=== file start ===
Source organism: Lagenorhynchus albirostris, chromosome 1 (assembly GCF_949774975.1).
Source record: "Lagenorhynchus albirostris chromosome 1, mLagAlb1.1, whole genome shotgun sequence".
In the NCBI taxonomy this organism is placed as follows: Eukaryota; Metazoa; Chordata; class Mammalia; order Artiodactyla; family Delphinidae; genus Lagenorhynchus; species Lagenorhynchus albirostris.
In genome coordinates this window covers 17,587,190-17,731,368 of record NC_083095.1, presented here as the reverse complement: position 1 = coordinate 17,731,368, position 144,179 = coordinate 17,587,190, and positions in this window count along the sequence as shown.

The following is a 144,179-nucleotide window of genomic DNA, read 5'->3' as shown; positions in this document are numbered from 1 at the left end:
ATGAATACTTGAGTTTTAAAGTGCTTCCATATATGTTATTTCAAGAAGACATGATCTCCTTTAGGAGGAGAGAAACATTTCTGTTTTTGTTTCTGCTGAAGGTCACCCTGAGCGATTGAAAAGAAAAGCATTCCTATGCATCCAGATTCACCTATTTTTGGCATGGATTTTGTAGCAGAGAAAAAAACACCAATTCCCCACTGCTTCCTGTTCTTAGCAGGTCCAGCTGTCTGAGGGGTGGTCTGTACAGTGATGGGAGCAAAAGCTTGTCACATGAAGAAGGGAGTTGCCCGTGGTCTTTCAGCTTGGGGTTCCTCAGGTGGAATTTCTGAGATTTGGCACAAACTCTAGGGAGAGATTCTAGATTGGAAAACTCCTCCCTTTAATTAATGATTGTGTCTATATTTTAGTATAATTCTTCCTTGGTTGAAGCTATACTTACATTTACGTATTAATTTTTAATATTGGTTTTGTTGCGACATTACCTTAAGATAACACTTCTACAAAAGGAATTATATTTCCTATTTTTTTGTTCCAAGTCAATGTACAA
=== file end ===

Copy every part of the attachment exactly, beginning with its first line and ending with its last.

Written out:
Source organism: Lagenorhynchus albirostris, chromosome 1 (assembly GCF_949774975.1).
Source record: "Lagenorhynchus albirostris chromosome 1, mLagAlb1.1, whole genome shotgun sequence".
In the NCBI taxonomy this organism is placed as follows: Eukaryota; Metazoa; Chordata; class Mammalia; order Artiodactyla; family Delphinidae; genus Lagenorhynchus; species Lagenorhynchus albirostris.
In genome coordinates this window covers 17,587,190-17,731,368 of record NC_083095.1, presented here as the reverse complement: position 1 = coordinate 17,731,368, position 144,179 = coordinate 17,587,190, and positions in this window count along the sequence as shown.

The following is a 144,179-nucleotide window of genomic DNA, read 5'->3' as shown; positions in this document are numbered from 1 at the left end:
ATGAATACTTGAGTTTTAAAGTGCTTCCATATATGTTATTTCAAGAAGACATGATCTCCTTTAGGAGGAGAGAAACATTTCTGTTTTTGTTTCTGCTGAAGGTCACCCTGAGCGATTGAAAAGAAAAGCATTCCTATGCATCCAGATTCACCTATTTTTGGCATGGATTTTGTAGCAGAGAAAAAAACACCAATTCCCCACTGCTTCCTGTTCTTAGCAGGTCCAGCTGTCTGAGGGGTGGTCTGTACAGTGATGGGAGCAAAAGCTTGTCACATGAAGAAGGGAGTTGCCCGTGGTCTTTCAGCTTGGGGTTCCTCAGGTGGAATTTCTGAGATTTGGCACAAACTCTAGGGAGAGATTCTAGATTGGAAAACTCCTCCCTTTAATTAATGATTGTGTCTATATTTTAGTATAATTCTTCCTTGGTTGAAGCTATACTTACATTTACGTATTAATTTTTAATATTGGTTTTGTTGCGACATTACCTTAAGATAACACTTCTACAAAAGGAATTATATTTCCTATTTTTTTGTTCCAAGTCAATGTACAA